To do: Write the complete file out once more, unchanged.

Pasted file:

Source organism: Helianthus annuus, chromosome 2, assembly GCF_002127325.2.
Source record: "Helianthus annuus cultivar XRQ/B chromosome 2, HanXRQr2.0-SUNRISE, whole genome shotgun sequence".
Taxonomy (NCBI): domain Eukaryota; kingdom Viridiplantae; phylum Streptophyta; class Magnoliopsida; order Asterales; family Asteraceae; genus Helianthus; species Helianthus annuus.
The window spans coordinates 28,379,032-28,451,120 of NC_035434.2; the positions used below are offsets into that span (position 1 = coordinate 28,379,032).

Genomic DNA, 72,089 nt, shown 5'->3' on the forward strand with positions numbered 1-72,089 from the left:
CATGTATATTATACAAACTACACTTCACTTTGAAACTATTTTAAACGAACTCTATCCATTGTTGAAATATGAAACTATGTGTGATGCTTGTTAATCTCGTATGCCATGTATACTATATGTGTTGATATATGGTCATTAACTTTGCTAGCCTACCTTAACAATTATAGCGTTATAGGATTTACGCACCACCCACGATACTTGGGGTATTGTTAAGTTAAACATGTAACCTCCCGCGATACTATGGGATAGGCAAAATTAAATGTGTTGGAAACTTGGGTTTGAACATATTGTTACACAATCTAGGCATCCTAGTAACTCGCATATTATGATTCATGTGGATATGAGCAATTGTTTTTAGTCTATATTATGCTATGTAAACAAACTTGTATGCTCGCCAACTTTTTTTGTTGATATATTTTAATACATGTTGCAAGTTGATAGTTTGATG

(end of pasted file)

Source organism: Helianthus annuus, chromosome 2, assembly GCF_002127325.2.
Source record: "Helianthus annuus cultivar XRQ/B chromosome 2, HanXRQr2.0-SUNRISE, whole genome shotgun sequence".
Taxonomy (NCBI): domain Eukaryota; kingdom Viridiplantae; phylum Streptophyta; class Magnoliopsida; order Asterales; family Asteraceae; genus Helianthus; species Helianthus annuus.
The window spans coordinates 28,379,032-28,451,120 of NC_035434.2; the positions used below are offsets into that span (position 1 = coordinate 28,379,032).

Genomic DNA, 72,089 nt, shown 5'->3' on the forward strand with positions numbered 1-72,089 from the left:
CATGTATATTATACAAACTACACTTCACTTTGAAACTATTTTAAACGAACTCTATCCATTGTTGAAATATGAAACTATGTGTGATGCTTGTTAATCTCGTATGCCATGTATACTATATGTGTTGATATATGGTCATTAACTTTGCTAGCCTACCTTAACAATTATAGCGTTATAGGATTTACGCACCACCCACGATACTTGGGGTATTGTTAAGTTAAACATGTAACCTCCCGCGATACTATGGGATAGGCAAAATTAAATGTGTTGGAAACTTGGGTTTGAACATATTGTTACACAATCTAGGCATCCTAGTAACTCGCATATTATGATTCATGTGGATATGAGCAATTGTTTTTAGTCTATATTATGCTATGTAAACAAACTTGTATGCTCGCCAACTTTTTTTGTTGATATATTTTAATACATGTTGCAAGTTGATAGTTTGATG